We talked about crawfish earlier and I referenced the old shrimp factory that’s home to this new distillery. I should tell you that the shrimp in Louisiana is amazeballs. As in “this-came-right-off-this-boat-over-there” fresh. Most self-respecting and all hardworking Louisianans have a pair ofwhite rubber “shrimp boots” that can get mucked up while you’re doing whatever it is you need to do. If you’re ever in Houma and you need some travel guidance, stop by their tourism office. You can’t miss it. It’s the place with the giant shrimp boots out front.
Up next – St. Tammany! Their alter-ego is “Louisiana Northshore,” giving you a sense of their geography. They’re located across Lake Pontchartrain from New Orleans. (On your map, look for New Orleans and then head north.) The two places are connected by the Causeway Bridge, which – at 24 miles – is the longest over-water bridge in the whole world.
St. Tammany Parish has had a complete dining revolution in the past 10 or 15 years, and everything from seafood to Brussels sprouts has been elevated to a higher level.
That’s why I’m super-excited about Sherri Hansen’s Culinary Kids program, because she’s training the next generation of culinary professionals. In fact, two former students won “Chopped Junior” and one was on “Top Chef.”
She instills a passion for cooking among young residents and visitors alike, and these days since the kids can’t come to her, she’s been hosting Stir Crazy Cook-Along parties every Sunday at 4 p.m. Central/5 p.m. Eastern. She livestreams it on her Facebook page.
Here’s a link to a recent live cook-along, which welcomed participants from such far reaches as Iowa, Colorado, Michigan, Austria and Dubai. The classes have been led by Culinary Kids’ Chef Clare Reding, and other guest chefs have shared their culinary expertise, giving some of the parish’s stellar restaurants a little shout-out.
Sherri releases the menu and ingredient list about a week in advance so families can make sure they have what they need, and she encourages participants to write in for recommendations for ingredient substitutions.
I hope you’ve enjoyed this little virtual tour of the Louisiana coast, where you’ll find delicious food and drink, stunning natural beauty, and some of the nicest people you’ll ever meet.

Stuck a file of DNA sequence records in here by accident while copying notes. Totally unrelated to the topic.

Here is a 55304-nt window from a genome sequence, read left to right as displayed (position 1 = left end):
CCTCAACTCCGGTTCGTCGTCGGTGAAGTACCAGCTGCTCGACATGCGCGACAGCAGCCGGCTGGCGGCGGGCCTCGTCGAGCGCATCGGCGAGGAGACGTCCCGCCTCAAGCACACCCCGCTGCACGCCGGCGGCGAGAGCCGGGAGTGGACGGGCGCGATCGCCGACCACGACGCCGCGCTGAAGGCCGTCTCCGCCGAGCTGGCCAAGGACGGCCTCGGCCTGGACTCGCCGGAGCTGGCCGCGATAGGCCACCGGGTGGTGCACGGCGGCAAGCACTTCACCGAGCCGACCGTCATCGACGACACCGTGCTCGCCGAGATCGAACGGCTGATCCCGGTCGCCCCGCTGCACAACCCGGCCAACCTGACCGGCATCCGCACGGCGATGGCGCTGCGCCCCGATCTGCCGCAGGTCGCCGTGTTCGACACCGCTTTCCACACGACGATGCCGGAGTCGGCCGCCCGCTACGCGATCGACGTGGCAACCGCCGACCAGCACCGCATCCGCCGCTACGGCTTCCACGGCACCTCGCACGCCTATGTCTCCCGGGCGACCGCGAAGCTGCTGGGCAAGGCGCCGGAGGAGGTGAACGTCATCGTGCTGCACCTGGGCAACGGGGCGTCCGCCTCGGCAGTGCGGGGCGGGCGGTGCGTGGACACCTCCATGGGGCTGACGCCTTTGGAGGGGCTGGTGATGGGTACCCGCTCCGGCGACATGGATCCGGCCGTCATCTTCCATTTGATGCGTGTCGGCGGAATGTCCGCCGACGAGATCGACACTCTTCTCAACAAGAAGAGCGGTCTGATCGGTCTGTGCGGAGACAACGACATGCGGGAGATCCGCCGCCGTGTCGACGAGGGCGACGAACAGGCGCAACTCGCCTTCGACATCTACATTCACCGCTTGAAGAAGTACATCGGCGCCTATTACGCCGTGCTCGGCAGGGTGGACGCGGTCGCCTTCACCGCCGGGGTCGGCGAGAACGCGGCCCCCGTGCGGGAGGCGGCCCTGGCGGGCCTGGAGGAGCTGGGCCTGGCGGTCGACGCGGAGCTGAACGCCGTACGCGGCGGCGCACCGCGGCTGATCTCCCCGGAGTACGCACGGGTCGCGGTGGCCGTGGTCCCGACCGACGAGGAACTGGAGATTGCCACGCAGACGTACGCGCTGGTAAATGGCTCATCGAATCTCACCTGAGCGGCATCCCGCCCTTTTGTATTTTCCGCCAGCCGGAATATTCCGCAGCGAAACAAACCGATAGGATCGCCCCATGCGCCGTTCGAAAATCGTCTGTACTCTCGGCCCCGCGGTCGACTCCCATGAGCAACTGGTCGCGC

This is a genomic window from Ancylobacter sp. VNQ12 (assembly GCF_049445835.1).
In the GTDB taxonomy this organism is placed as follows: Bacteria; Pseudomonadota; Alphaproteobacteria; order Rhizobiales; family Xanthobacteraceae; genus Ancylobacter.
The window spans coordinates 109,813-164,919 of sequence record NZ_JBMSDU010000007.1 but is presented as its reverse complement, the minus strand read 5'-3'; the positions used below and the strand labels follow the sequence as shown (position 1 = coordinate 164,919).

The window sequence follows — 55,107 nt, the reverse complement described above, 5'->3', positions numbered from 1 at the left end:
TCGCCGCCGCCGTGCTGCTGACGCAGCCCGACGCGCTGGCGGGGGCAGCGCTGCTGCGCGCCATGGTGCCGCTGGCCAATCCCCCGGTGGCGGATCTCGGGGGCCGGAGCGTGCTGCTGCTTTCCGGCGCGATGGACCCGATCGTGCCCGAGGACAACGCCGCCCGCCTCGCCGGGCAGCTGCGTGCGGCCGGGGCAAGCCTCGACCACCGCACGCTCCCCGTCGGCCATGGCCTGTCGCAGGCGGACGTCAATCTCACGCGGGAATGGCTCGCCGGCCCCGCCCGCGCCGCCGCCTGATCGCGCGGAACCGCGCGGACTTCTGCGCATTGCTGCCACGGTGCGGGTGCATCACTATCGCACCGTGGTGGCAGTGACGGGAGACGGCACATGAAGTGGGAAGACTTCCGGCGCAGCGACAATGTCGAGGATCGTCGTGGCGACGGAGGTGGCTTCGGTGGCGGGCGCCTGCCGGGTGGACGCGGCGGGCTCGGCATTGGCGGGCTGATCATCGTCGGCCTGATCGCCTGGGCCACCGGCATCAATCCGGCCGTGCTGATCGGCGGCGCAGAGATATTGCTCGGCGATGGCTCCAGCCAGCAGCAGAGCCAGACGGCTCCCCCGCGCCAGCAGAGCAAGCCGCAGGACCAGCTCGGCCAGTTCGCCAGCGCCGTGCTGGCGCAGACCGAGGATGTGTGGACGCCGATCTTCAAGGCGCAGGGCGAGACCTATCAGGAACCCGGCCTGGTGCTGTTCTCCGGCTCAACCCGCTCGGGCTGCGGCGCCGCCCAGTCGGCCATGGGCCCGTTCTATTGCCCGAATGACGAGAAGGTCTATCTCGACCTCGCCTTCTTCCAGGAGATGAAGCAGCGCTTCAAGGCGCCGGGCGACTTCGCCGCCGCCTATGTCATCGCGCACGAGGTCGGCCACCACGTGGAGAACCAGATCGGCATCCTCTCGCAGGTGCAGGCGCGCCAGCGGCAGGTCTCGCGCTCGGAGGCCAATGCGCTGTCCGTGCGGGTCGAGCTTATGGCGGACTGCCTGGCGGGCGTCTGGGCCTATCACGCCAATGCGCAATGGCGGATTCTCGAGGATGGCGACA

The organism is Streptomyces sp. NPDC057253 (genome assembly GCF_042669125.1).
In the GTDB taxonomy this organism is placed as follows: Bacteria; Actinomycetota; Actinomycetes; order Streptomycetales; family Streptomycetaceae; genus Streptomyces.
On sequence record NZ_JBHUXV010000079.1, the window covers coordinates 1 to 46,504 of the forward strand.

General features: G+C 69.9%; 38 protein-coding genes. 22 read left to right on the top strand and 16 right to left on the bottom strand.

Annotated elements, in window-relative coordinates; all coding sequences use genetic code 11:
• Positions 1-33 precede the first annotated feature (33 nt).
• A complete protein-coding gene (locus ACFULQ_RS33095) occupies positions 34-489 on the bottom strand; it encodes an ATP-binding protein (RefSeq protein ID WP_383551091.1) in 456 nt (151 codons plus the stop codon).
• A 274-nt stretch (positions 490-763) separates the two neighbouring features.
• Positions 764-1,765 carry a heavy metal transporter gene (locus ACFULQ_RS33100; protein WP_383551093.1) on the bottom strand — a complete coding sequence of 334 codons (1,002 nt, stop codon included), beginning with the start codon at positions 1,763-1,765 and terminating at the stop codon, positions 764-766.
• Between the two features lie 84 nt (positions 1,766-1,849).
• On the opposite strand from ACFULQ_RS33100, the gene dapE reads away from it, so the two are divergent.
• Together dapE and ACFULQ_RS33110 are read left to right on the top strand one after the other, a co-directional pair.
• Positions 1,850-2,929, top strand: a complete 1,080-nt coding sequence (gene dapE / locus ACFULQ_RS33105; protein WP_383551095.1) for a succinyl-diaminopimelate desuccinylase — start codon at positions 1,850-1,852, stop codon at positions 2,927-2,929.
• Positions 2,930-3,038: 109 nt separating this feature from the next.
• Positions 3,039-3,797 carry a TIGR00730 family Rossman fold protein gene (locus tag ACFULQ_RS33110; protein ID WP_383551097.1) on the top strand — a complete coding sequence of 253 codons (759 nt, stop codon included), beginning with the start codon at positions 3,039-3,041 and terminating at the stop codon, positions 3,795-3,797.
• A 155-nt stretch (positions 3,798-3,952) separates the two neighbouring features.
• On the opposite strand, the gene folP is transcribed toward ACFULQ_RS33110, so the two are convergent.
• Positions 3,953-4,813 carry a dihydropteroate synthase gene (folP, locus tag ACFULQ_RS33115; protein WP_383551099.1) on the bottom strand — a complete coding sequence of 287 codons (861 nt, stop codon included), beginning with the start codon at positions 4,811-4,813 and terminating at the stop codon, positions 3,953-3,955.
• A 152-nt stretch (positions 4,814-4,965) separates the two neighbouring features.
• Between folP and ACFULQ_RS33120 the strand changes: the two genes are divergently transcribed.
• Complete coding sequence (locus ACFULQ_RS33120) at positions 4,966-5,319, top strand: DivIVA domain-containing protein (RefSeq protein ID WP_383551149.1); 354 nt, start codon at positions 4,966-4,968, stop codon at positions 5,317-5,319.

As someone who travels and helps promote all kinds of destinations, I say this all the time: “The people make the place.” I don’t know any place where that more resonates with me than in coastal Louisiana, where multiple cultures have blended to create a rich human gumbo – it all works together well, but each ingredient also retains its own special personality. You’ll find French, Spanish, African and Native American cultures here … and lots of Cajun.
The people of Louisiana have faced a whole lot of drama in their history, especially over the past two decades. But facing adversity and winning – and coming out with a smile on their face – seems to be in Louisianans’ DNA, which is one more thing I love about them.
I will end this tour giving you what the Cajuns call “lagniappe” – a little something extra, a gift from me to you. In this case, the folks in Lafourche Parish’s tourism office did the heavy lifting. Here’s a video they put together to remind people where Louisianans came from … and that brighter days are ahead.
The people that call Louisiana home are some of the nicest people you will ever come across.
They welcome each visitor as if they are old friends and spend time to share their area with you. No matter what time of year you visit, you will find that the people of Louisiana welcome you with open arms, a great big smile and lots of good food.
Thanks so much for stopping by! I hope you’ll visit again real soon . . . . Janice B